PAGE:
Kids are far more resilient than most adults believe. According to Pew Research, fewer than half of the kids in America live in traditional households where a mom and dad are happily married. So chances are, your kids have known there was trouble in paradise for quite awhile and may even have had their own support system outside of the home long before you announced plans to divorce. Nonetheless, well-rounded kids look to their parents for guidance and support over anyone else in their lives. And parents who insist on doing whats right and putting the needs of their children above all else during and after their Michigan divorce often attempt a co-parenting routine. While co-parenting isnt for everyone, with the right tips and outlook its nowhere near as hard as may otherwise seem.
Provide an Accepting Household
Regardless of how much support or time your kids have had with the idea of divorce, theyre going to be sad. Understand and accept this fact while encouraging your kids to talk openly about it. Its not anyones fault, and mommy and daddy are not bad people because they fell out of love or discovered different life paths. Your kids need basic care, stability, limits, attention, and parents who are able and willing to express love. Encourage them to share their moods without judgment. Meanwhile, keep the conversation about the other parent light and positive on your end and your kids may include you in more of the big stuff down the line.
Commit to Open Dialogue with the Ex
Leave the past in the past and focus on the future. This requires open communication between co-parenting adultsthe latter word being key here. Even if you cant yet stand the sight of your ex, technology offers plenty of options for communicating parenting needs. Texting, voice mail, email, social media (as long as its always positive), or even snail mail letters can work in a pinch. There are also websites and forums that provide graphs, charts, and schedule plans. Print one off and send it or fill one out and email it to ensure youre always on the same team.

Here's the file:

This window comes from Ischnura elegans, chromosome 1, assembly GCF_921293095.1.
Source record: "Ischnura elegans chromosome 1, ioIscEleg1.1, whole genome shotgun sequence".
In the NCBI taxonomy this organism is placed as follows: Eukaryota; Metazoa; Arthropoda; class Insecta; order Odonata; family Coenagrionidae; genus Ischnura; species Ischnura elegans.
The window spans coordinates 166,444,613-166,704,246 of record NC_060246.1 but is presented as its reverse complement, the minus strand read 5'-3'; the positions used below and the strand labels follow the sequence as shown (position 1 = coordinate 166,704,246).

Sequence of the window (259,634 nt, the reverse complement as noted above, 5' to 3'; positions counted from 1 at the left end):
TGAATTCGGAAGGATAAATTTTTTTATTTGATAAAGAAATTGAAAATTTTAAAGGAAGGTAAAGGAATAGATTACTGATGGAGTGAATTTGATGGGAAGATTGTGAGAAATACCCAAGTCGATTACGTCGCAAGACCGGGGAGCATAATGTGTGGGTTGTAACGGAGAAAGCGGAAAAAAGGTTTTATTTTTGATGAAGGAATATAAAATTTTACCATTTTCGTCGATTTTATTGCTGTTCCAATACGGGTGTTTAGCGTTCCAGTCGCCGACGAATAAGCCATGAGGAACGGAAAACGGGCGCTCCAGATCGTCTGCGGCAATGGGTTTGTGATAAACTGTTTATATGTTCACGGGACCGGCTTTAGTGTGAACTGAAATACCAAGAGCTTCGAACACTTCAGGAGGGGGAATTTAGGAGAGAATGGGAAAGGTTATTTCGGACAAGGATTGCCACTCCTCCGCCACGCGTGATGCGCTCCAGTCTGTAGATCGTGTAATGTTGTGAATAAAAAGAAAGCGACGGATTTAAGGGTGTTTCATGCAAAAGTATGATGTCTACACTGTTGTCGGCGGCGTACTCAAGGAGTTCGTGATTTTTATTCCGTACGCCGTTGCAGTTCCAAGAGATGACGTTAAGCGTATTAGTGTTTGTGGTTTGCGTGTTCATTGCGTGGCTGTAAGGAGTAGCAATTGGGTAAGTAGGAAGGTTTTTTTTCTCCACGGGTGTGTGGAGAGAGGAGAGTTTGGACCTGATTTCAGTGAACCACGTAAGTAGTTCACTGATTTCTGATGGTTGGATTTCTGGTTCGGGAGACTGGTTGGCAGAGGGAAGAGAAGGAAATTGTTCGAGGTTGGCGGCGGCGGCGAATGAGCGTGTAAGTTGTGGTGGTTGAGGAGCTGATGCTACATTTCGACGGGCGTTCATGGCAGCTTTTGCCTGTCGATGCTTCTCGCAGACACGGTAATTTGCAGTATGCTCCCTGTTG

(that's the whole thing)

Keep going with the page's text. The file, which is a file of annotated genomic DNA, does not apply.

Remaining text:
Agree on Household Rules, Personal Boundaries, and Behavioural Guidelines
Kids need consistency. As fun as roller coaster parenting may seem to themgetting away with rudeness, staying up late, lack of curfewthe consequences of their actions reflect parental weakness; and those consequences can compound for years to come. Research proves that children raised with a unified parental approach are healthier and happier throughout life. So, agree to identical rules in both homes and stick to the plan for the sake of the kids.
Expect This to Be a Challenge
Co-parenting isnt easy, but it can be the best thing for all involved. Parents will need continuous communication, be able to negotiate down to the tiniest details and know each others’ parenting schedules at all times. Logistics, rules, and concessions will need to be reviewed on a regular basis. You simply dont have time for that well-deserved breakdown. But if you do this correctly, you may discover you can forego it altogether.
Accept and Extend Responsibility to the Extended Family
Why not allow well-meaning and responsible grandparents, aunts and uncles, close friends, and even the exs new love to get involved? The more positivity, structure, and love your children feel now, the happier and healthier theyll be in the future. And the right support can give you some extra freedom to get back on your feet and start that bright new future you deserve. Check with your Michigan divorce lawyer to see if co-parenting is the perfect fit for your family.